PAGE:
HL Deb 25 June 1981 vol 421 cc1152-4

3.4 p.m.

Lord Chelwood

My Lords, I beg leave to ask the Question which stands in my name on the Order Paper.

The Question was as follows:

To ask Her Majesty's Government whether they agree with the view that both the Israeli-Syrian confrontation and the Israeli attack on the Iraqi nuclear plant have as their root cause the failure of the United Nations to provide for Palestinian self-determination; and whether urgent consideration is now being given to a joint European Community-United States initiative to pave the way for an end to the Arab-Israeli dispute.

The Secretary of State for Foreign and Commonwealth Affairs (Lord Carrington)

My Lords, while it is not the sole cause, the continuing failure to resolve the Arab-Israeli dispute, an important element in which is the need for Palestinian self-determination, is indeed at the centre of continuing instability in the Middle East. Both we in the Ten and the United States are committed to promoting a comprehensive settlement of the dispute. There is close and constant consultation between us on how this can be achieved, and agreement that our efforts should be complementary.

Lord Chelwood

My Lords, I very much appreciate that reply. My noble friend has made it clear on a number of occasions that he would welcome conditional recognition by the Palestine Liberation Organisation of Israel's rights, which were clearly restated in the Venice Declaration. Going on from that, does my noble friend share the view that it would be a great deal easier for the PLO to recognise Israel's rights if they were confident that the reaction in America would be to say that they in turn recognised that the Palestinian people have the same rights of self-determination and of security as the Israeli people have?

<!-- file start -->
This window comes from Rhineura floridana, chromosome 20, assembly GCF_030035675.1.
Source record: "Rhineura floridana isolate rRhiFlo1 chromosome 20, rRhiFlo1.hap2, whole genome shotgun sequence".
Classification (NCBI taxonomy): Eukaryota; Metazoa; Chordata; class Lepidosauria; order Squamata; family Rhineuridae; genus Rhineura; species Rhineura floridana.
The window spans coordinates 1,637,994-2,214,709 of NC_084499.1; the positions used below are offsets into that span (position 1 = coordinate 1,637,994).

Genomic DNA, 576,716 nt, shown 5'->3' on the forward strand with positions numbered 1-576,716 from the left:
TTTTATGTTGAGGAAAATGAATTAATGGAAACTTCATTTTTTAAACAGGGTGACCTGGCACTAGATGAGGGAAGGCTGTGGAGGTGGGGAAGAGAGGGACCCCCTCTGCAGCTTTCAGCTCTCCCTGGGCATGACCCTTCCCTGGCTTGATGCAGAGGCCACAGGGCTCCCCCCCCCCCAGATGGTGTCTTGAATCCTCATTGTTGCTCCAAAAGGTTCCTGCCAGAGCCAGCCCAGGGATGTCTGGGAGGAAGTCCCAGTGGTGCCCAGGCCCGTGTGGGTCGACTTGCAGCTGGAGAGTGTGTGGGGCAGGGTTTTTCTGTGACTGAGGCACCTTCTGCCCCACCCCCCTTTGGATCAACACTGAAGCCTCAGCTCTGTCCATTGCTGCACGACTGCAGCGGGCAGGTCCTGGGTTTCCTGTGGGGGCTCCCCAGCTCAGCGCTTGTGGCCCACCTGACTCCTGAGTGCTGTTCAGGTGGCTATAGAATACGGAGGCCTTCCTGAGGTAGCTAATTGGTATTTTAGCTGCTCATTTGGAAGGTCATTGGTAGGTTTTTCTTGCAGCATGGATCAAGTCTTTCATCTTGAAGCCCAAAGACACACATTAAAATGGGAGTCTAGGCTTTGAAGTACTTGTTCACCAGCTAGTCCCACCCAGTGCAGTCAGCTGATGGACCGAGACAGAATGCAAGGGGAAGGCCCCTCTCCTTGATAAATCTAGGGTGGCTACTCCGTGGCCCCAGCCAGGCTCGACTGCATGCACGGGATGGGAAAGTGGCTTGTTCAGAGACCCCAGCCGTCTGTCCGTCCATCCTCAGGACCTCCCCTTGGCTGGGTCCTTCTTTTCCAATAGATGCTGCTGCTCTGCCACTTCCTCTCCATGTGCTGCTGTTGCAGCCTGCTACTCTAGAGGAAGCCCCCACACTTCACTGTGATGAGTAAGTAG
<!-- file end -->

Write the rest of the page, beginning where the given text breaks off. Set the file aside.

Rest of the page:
Lord Carrington

My Lords, in a sense, the difficulty with all this is that it is a sort of circular argument: who recognises what first? I think that this is the position that we must all try to break out of. Certainly with regard to my noble friend's first question, I believe that a statement of that kind by the PLO would be very helpful to peace efforts, and I think could produce a significant breakthrough.

Lord Shinwell

My Lords, is the Foreign Secretary aware that the United Nations has not the responsibility for, nor is it capable of, providing self-determination for the Palestine refugees? Further, in order to deal effectively with the refugee problem and resolve it as we would all wish, irrespective of our views, is it not essential first of all that there should be negotiations as between the State of Israel and the other Arab countries, entering into full consultation and with the desire to solve the problem? Also, as a pre-requisite, is it not essential that the Arab countries should agree for the first time that they are no longer at war with Israel?

Lord Carrington

My Lords, I think that the noble Lord, Lord Shinwell, is absolutely right when he says that nobody can impose a settlement. The only way in which you are going to get a settlement in the Middle East is if the Arabs and the Israelis are prepared to have one. I think that the noble Lord is perfectly right in what he said, so far as he went. He very nearly repeated the Venice Declaration with one exception, that the Venice Declaration has two parts: first, it suggests that one of the principles should be that the Arabs should recognise the State of Israel and its right to live in security in its own boundaries, and the second principle is that the Israelis should recognise the rights of the Palestinians.